what is the meaning of exit()?


N

nick

such as exit(0),exit(1)

can i put any no. in the bracket?
what is their meanings?

thanks!
 
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C

Charles M. Reinke

A. Sinan Unur said:
Hmmm ... that seems to be a copy of the Dimkumware library documentation.
I don't think they are allowed to put that on a publicly available web
server:

http://www.dinkumware.com/refxc.html

Apparently they are: http://ccs.ucsd.edu/c/crit_pb.html.

Also note that http://www.dinkumware.com/refxc.html refers to C99, whereas
the link I provided is for C89/90, I believe (e.g. the lack of <stdbool.h>,
etc.). Both are authored/copyrighted by P. J. Plauger, though.

-Charles
 
S

SM Ryan

# such as exit(0),exit(1)
#
# can i put any no. in the bracket?
# what is their meanings?

The number is made available to the operating system, to use or ignore
as the operating system sees fit.

On unix, it's returned by the wait* functions, are assigned to $? in
Bourne shell.
 
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M

Mabden

nick said:
such as exit(0),exit(1)

can i put any no. in the bracket?
Yes.

what is their meanings?

Whatever you want. Zero means success. Anything else is considered an
error. You get to make up the error codes. It's YOUR program.
 
K

Keith Thompson

Mabden said:
Whatever you want. Zero means success. Anything else is considered an
error. You get to make up the error codes. It's YOUR program.

That's incorrect. Either 0 or EXIT_SUCCESS means success.
EXIT_FAILURE means failure. Anything else is system-specific.

The convention of any non-zero status denoting failure is specific to
Unix (and possibly some other systems).

It's very common to use exit(1) to indicate failure, but it's not
portable; for example, it indicates success on VMS.
 
M

Martin Ambuhl


With a caveat.
Whatever you want. Zero means success. Anything else is considered an
error. You get to make up the error codes. It's YOUR program.

That part is just rubbish. It is *not* true that anything else is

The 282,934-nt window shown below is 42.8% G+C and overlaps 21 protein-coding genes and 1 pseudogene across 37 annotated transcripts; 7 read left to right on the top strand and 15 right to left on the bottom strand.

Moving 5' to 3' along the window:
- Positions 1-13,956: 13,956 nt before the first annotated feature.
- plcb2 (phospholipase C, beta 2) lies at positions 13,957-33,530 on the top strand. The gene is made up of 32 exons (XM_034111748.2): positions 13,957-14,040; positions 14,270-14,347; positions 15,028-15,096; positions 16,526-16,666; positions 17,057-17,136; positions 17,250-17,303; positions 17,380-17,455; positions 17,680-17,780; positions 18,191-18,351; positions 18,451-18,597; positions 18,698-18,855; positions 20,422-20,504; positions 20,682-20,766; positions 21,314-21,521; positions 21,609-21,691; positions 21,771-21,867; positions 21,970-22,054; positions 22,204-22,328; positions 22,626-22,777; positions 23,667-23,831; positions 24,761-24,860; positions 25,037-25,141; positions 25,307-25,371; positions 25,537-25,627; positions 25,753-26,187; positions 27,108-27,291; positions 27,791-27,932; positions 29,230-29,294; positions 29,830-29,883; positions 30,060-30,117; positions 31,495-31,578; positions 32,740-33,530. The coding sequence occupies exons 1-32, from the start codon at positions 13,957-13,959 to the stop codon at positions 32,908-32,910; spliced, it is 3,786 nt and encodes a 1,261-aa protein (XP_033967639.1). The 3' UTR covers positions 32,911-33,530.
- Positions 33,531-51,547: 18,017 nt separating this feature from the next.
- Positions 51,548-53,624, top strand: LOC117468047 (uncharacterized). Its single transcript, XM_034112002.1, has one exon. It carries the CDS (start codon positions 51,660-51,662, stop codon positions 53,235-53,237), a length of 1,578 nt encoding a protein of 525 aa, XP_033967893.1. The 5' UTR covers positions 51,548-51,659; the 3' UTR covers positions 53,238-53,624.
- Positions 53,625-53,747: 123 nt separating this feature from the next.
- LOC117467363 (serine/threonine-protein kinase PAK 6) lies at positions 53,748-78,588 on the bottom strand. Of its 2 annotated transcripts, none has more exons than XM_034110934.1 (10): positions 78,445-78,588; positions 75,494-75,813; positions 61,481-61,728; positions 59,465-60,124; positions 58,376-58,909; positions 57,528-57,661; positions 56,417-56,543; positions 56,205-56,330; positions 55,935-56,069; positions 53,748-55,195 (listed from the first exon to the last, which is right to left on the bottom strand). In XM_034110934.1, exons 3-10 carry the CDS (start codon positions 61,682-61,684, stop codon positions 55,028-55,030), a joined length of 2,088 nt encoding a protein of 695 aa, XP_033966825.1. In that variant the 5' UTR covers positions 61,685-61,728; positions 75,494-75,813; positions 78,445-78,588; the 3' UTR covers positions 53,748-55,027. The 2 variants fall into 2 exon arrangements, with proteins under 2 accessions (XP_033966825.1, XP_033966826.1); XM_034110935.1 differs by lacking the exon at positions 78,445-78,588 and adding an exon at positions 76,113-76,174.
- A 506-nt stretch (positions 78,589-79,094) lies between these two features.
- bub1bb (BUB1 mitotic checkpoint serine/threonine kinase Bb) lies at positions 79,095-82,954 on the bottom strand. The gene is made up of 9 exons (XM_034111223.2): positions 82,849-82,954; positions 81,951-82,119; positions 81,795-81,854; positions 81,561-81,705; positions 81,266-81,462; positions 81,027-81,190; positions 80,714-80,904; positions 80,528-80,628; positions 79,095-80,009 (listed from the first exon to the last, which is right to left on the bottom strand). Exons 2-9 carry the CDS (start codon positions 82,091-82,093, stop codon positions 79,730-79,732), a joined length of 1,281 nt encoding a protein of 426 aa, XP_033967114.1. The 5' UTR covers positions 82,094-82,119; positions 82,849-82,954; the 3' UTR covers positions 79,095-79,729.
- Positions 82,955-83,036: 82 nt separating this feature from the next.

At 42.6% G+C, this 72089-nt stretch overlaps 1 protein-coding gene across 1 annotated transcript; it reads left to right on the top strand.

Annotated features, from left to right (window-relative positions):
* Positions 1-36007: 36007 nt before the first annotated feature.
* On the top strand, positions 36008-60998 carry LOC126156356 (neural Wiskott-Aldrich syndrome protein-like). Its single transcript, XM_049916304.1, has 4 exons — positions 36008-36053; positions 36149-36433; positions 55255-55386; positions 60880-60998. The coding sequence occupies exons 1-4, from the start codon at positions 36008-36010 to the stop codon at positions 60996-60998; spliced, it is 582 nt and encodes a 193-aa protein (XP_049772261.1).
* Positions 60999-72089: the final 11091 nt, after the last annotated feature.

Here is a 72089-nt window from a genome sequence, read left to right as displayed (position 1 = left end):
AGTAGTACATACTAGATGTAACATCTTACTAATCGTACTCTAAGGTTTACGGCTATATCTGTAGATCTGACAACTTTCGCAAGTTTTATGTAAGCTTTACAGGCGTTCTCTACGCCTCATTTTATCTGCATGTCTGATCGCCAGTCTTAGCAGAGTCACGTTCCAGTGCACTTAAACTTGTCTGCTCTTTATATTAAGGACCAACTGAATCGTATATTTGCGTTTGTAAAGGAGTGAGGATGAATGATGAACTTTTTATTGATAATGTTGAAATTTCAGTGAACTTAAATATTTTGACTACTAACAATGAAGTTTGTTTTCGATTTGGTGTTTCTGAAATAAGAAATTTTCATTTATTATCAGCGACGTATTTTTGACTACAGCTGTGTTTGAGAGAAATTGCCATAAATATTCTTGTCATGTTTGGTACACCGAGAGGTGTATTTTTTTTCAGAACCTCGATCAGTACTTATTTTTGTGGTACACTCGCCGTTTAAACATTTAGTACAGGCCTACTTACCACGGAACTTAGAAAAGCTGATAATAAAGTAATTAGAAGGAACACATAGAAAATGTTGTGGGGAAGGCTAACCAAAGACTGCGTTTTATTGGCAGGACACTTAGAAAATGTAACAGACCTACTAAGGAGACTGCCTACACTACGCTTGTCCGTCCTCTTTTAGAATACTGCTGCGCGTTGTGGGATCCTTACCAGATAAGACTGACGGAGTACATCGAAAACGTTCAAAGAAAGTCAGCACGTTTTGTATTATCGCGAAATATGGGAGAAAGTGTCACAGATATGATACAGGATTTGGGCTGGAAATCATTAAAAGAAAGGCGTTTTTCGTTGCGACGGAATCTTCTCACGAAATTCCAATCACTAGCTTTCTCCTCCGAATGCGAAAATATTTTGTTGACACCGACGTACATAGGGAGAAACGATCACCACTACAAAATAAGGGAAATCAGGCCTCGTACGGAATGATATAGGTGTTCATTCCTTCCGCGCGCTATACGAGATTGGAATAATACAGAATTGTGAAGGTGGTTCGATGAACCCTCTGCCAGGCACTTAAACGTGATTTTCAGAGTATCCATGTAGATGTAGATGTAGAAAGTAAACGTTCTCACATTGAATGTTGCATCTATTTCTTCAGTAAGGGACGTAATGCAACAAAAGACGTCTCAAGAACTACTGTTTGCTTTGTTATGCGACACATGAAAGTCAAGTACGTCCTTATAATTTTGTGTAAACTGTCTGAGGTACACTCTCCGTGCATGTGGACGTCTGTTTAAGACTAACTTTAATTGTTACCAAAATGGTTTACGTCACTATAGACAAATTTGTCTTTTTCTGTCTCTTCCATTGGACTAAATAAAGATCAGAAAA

considered [to signal] an error. There are 3 values with defined
meanings: 0, EXIT_SUCCESS, and EXIT_FAILURE.
exit(0) and exit(EXIT_SUCCESS) both return an implementation-defined
form of the status 'successful termination' (although EXIT_SUCCESS need
not have the value 0). exit(EXIT_FAILURE)
returns an implementation-defined form of the status 'unsuccessful
termination'.
Any other value has no standardly defined meaning but is
implementation-defined. That implementation-definded meaning need not be
failure.

Please don't lie to the newbies. And if you don't know the answer, just
resist your irresistible urge to type bullshit.
 
J

Jordan Abel

Whatever you want. Zero means success. Anything else is considered
an error. You get to make up the error codes. It's YOUR program.

Incorrect. For example, on many systems an attempt to exit with the
code 256 [or any multiple of such] will result in reporting a
"success" [0 mod 256] to the operating system.

Only EXIT_FAILURE is guaranteed by the standard. On POSIX and
Windows you are guaranteed one byte.
 
K

Kenny McCormack

Martin Ambuhl said:
Please don't lie to the newbies. And if you don't know the answer, just
resist your irresistible urge to type bullshit.

Calm down. Bad week to stop your meds.
 
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K

Kenny McCormack

Whatever you want. Zero means success. Anything else is considered an
error. You get to make up the error codes. It's YOUR program.

So, you'd think. But you are about to be surprised by the thread-hijackers
of this group...
 
J

Jordan Abel

So, you'd think. But you are about to be surprised by the
thread-hijackers of this group...

He's simply incorrect though - codes other than 0, EXIT_SUCCESS and